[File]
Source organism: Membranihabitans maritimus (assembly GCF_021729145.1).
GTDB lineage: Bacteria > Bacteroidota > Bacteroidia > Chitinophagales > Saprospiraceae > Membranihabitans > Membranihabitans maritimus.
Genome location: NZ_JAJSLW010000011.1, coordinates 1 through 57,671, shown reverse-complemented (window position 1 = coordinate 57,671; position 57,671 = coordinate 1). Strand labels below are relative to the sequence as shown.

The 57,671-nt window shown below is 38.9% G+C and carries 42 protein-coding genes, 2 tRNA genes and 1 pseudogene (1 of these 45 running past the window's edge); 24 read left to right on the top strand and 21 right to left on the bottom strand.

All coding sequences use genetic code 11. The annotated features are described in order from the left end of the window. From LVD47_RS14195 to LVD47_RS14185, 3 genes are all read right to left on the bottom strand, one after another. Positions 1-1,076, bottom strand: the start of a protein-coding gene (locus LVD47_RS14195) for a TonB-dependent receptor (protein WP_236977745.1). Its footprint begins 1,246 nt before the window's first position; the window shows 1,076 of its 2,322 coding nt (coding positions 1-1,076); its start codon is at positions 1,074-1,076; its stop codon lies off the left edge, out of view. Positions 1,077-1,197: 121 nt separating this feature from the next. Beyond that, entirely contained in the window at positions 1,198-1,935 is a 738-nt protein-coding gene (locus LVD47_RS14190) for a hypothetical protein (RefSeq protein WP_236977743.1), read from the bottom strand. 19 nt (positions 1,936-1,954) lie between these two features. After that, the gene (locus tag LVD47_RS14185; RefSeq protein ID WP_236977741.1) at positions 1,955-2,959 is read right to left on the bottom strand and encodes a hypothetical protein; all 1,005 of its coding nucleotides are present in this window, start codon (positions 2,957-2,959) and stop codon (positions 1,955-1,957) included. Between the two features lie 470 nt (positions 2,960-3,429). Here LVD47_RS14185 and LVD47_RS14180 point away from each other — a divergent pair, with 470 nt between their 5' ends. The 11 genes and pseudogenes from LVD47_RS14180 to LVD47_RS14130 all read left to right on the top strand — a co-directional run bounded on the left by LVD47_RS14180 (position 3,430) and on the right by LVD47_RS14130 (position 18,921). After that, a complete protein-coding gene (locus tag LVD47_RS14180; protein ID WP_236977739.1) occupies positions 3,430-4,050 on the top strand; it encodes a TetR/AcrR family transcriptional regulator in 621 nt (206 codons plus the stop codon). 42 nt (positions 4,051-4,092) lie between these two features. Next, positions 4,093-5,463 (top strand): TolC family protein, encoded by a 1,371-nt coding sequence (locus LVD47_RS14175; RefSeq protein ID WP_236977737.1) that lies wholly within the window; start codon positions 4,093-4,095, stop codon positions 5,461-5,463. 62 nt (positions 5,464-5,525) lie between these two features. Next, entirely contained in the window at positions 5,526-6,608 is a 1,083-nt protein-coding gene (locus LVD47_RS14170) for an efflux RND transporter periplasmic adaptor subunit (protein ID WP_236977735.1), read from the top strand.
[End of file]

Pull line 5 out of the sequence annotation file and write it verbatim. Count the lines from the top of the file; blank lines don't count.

All coding sequences use genetic code 11. The annotated features are described in order from the left end of the window. From LVD47_RS14195 to LVD47_RS14185, 3 genes are all read right to left on the bottom strand, one after another. Positions 1-1,076, bottom strand: the start of a protein-coding gene (locus LVD47_RS14195) for a TonB-dependent receptor (protein WP_236977745.1). Its footprint begins 1,246 nt before the window's first position; the window shows 1,076 of its 2,322 coding nt (coding positions 1-1,076); its start codon is at positions 1,074-1,076; its stop codon lies off the left edge, out of view. Positions 1,077-1,197: 121 nt separating this feature from the next. Beyond that, entirely contained in the window at positions 1,198-1,935 is a 738-nt protein-coding gene (locus LVD47_RS14190) for a hypothetical protein (RefSeq protein WP_236977743.1), read from the bottom strand. 19 nt (positions 1,936-1,954) lie between these two features. After that, the gene (locus tag LVD47_RS14185; RefSeq protein ID WP_236977741.1) at positions 1,955-2,959 is read right to left on the bottom strand and encodes a hypothetical protein; all 1,005 of its coding nucleotides are present in this window, start codon (positions 2,957-2,959) and stop codon (positions 1,955-1,957) included. Between the two features lie 470 nt (positions 2,960-3,429). Here LVD47_RS14185 and LVD47_RS14180 point away from each other — a divergent pair, with 470 nt between their 5' ends. The 11 genes and pseudogenes from LVD47_RS14180 to LVD47_RS14130 all read left to right on the top strand — a co-directional run bounded on the left by LVD47_RS14180 (position 3,430) and on the right by LVD47_RS14130 (position 18,921). After that, a complete protein-coding gene (locus tag LVD47_RS14180; protein ID WP_236977739.1) occupies positions 3,430-4,050 on the top strand; it encodes a TetR/AcrR family transcriptional regulator in 621 nt (206 codons plus the stop codon). 42 nt (positions 4,051-4,092) lie between these two features. Next, positions 4,093-5,463 (top strand): TolC family protein, encoded by a 1,371-nt coding sequence (locus LVD47_RS14175; RefSeq protein ID WP_236977737.1) that lies wholly within the window; start codon positions 4,093-4,095, stop codon positions 5,461-5,463. 62 nt (positions 5,464-5,525) lie between these two features. Next, entirely contained in the window at positions 5,526-6,608 is a 1,083-nt protein-coding gene (locus LVD47_RS14170) for an efflux RND transporter periplasmic adaptor subunit (protein ID WP_236977735.1), read from the top strand.